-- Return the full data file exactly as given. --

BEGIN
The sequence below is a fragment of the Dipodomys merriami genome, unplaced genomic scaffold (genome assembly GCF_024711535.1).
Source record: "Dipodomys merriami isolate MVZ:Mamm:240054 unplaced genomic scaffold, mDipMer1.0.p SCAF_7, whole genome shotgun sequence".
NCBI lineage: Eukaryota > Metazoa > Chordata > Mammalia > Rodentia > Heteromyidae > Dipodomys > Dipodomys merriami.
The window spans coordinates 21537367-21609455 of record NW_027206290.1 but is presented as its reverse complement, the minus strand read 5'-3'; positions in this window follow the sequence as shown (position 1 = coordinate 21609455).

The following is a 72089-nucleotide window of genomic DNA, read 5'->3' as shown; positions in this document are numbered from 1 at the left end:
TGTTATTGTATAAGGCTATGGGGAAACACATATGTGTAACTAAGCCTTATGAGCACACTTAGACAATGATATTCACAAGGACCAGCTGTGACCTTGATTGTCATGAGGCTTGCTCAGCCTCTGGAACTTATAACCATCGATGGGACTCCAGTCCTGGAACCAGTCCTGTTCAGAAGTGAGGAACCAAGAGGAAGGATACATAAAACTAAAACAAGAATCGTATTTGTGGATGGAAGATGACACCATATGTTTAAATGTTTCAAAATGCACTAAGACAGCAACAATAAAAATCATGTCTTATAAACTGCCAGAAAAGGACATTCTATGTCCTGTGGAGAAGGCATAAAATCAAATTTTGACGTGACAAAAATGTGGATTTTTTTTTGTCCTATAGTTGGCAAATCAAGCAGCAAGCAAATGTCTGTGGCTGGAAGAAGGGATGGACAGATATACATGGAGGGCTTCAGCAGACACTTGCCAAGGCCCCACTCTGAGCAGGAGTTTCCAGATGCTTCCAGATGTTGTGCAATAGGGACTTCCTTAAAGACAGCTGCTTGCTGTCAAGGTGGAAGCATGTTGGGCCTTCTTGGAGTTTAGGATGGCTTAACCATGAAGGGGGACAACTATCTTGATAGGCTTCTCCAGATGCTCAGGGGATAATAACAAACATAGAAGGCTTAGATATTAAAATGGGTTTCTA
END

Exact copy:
The sequence below is a fragment of the Dipodomys merriami genome, unplaced genomic scaffold (genome assembly GCF_024711535.1).
Source record: "Dipodomys merriami isolate MVZ:Mamm:240054 unplaced genomic scaffold, mDipMer1.0.p SCAF_7, whole genome shotgun sequence".
NCBI lineage: Eukaryota > Metazoa > Chordata > Mammalia > Rodentia > Heteromyidae > Dipodomys > Dipodomys merriami.
The window spans coordinates 21537367-21609455 of record NW_027206290.1 but is presented as its reverse complement, the minus strand read 5'-3'; positions in this window follow the sequence as shown (position 1 = coordinate 21609455).

The following is a 72089-nucleotide window of genomic DNA, read 5'->3' as shown; positions in this document are numbered from 1 at the left end:
TGTTATTGTATAAGGCTATGGGGAAACACATATGTGTAACTAAGCCTTATGAGCACACTTAGACAATGATATTCACAAGGACCAGCTGTGACCTTGATTGTCATGAGGCTTGCTCAGCCTCTGGAACTTATAACCATCGATGGGACTCCAGTCCTGGAACCAGTCCTGTTCAGAAGTGAGGAACCAAGAGGAAGGATACATAAAACTAAAACAAGAATCGTATTTGTGGATGGAAGATGACACCATATGTTTAAATGTTTCAAAATGCACTAAGACAGCAACAATAAAAATCATGTCTTATAAACTGCCAGAAAAGGACATTCTATGTCCTGTGGAGAAGGCATAAAATCAAATTTTGACGTGACAAAAATGTGGATTTTTTTTTGTCCTATAGTTGGCAAATCAAGCAGCAAGCAAATGTCTGTGGCTGGAAGAAGGGATGGACAGATATACATGGAGGGCTTCAGCAGACACTTGCCAAGGCCCCACTCTGAGCAGGAGTTTCCAGATGCTTCCAGATGTTGTGCAATAGGGACTTCCTTAAAGACAGCTGCTTGCTGTCAAGGTGGAAGCATGTTGGGCCTTCTTGGAGTTTAGGATGGCTTAACCATGAAGGGGGACAACTATCTTGATAGGCTTCTCCAGATGCTCAGGGGATAATAACAAACATAGAAGGCTTAGATATTAAAATGGGTTTCTA